Which Map Are We Using Today?

By: Cpl T.J. Hume, 32A, C Sqn
14 October 2008

The low rumble of 2 Tps engines is faintly heard on the cusp of the wind. Behind the crest lay an entire combat team comprised of grunt-filled LAV-III’s, sharp-eyed Recce Sqn and the battle hungry tankers from C Sqn. Everyone is just waiting for the word of the OC. Minutes pass, adrenaline starts pumping in for the preparation for the action ahead. “H-Hour now! Move, move, move.” The moment has finally come. The C2’s roar to life and lead the whole show into the objective. Over the next 20 minutes, everything turns into a blur, the training kicks in and gunfire shatters the morning air.

The first trace of the fall’s CTCC is a success and 2 Tp is providing an asset to the leaders of the near future. It also turns out to be a good exercise in full-scale war fighting tactics and tightening up SOP’s within the Sqn. We practised everything from combat team drills to casualty extraction, as the troop lifts Tpr Johnathan Wallace from his vehicle.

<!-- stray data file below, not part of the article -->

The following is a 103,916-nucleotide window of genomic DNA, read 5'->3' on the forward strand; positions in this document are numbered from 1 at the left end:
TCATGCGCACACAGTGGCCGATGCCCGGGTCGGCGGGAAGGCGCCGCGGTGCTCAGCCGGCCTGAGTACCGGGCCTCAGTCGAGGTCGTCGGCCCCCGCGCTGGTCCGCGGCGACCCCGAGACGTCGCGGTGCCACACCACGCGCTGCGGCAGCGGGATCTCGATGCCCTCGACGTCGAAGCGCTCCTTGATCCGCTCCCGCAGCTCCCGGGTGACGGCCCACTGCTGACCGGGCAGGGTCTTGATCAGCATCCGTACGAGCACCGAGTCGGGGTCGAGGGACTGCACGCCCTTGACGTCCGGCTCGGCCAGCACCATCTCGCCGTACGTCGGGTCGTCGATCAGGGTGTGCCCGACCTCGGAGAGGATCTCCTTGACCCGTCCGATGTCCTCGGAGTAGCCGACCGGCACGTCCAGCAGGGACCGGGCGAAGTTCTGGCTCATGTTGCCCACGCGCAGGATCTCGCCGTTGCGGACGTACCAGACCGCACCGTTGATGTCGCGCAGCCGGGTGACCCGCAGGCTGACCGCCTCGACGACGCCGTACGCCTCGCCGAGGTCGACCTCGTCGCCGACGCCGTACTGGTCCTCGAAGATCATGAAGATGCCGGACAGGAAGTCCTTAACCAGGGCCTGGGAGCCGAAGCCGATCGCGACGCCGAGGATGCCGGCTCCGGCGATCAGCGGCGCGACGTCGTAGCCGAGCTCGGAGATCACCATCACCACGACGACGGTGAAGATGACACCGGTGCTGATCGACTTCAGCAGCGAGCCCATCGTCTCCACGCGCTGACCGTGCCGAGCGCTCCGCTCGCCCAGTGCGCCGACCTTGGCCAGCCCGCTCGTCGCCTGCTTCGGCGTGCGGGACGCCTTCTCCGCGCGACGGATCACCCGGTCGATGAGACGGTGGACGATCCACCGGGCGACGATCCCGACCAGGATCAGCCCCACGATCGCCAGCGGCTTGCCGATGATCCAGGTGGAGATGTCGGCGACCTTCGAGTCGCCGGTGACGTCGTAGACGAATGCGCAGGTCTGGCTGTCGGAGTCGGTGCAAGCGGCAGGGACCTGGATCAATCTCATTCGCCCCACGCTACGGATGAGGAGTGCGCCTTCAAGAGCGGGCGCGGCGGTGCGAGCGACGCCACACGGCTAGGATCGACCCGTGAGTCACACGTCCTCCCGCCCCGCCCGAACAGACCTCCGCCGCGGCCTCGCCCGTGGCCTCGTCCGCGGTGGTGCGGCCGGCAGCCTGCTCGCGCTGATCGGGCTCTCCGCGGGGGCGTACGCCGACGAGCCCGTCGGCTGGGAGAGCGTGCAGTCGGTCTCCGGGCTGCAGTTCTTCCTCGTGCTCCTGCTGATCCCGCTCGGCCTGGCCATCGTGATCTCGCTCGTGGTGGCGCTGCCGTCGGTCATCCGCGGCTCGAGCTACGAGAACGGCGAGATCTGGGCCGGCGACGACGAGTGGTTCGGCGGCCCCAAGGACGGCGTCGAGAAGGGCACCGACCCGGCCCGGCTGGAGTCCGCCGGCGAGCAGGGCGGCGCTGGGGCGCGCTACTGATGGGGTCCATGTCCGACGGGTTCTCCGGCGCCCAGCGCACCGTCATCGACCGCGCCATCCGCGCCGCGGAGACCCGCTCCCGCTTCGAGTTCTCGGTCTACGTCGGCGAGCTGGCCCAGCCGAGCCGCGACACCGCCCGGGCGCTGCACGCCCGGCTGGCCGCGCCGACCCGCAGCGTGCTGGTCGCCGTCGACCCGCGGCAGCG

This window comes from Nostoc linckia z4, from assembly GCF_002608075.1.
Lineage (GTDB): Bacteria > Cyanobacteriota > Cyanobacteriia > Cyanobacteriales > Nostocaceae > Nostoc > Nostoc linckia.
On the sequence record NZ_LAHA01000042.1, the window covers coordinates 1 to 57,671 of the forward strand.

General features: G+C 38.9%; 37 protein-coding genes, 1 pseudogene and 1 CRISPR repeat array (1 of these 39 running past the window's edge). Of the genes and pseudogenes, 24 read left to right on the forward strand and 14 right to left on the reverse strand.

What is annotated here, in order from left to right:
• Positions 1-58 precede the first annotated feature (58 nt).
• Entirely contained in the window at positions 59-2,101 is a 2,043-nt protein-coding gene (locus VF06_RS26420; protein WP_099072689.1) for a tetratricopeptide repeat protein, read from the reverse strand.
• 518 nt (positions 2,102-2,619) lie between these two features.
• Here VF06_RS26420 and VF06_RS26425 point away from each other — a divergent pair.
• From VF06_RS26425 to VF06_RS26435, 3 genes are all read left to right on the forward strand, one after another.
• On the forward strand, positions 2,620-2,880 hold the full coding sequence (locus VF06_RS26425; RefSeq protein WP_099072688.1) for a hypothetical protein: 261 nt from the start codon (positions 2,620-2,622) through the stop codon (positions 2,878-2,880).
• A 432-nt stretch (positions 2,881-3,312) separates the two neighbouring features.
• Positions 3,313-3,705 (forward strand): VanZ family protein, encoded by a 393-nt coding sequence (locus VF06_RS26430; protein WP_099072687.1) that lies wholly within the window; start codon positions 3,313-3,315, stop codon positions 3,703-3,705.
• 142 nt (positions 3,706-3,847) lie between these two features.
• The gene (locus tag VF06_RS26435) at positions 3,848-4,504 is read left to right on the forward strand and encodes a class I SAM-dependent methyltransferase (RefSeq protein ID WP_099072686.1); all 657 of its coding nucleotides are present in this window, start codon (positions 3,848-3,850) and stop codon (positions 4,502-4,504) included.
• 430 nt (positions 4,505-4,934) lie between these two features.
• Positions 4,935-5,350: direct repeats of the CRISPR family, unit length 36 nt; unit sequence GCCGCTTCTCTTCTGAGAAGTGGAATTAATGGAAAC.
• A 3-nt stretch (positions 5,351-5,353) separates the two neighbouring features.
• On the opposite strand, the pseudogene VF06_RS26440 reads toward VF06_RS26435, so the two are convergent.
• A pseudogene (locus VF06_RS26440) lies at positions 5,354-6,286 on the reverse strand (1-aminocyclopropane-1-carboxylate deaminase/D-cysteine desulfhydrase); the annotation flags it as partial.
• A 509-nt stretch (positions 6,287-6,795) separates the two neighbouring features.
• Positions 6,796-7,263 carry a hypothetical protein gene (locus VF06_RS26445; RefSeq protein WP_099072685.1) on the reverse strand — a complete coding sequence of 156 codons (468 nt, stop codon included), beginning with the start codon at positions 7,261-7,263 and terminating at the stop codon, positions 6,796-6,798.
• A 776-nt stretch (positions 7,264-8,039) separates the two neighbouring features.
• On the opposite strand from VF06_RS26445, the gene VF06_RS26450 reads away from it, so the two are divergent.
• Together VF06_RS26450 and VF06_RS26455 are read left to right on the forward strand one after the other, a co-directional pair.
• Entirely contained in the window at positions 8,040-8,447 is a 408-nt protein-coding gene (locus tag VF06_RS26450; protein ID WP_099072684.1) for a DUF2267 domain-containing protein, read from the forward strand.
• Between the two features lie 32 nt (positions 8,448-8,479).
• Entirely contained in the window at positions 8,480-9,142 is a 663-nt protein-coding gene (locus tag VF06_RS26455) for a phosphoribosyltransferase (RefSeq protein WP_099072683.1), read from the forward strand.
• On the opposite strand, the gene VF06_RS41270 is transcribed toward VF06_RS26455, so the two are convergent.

After a long day of battle, the troops are welcomed back with the rattle of red spray paint and a long night of maintenance. In order to keep these tanks running, they are check daily by the mechanics for possible preventive maintenance: six road wheels here; sprockets there. It wasn’t exactly the relaxing end to the day that everyone wanted. A week later and many plans to paint the ARV forgotten the extra work paid off and the maintenance became less of a burden.

There was no rest for the weary because battle procedure for Lt Adam Brown started right after the conclusion of the CTCC smoker for Ex Reflex Rapide. Two days of orders, prep and maintenance and the live fire combat team attacks started to tear through the sandy Wainwright sea-can villages. These attacks were a combination of everything that could be used against the enemy. Some danger close missions got called in a little too close for comfort for WO Ted Amos but thanks to some quick reaction and communication the crisis was averted. It just goes to show you that war is only slightly controlled chaos and that we have to be prepared and ready to react to everything. Each attack was finished off with CF-18’s 20mm gunfire that sprayed the objective before it was destroyed by 500lbs bombs.

As the after burners of the Hornets disappear into the horizon and the exercise comes to a finish our focus shifts to the next chapter in the long war to Afghanistan: Ex Maple Guardian.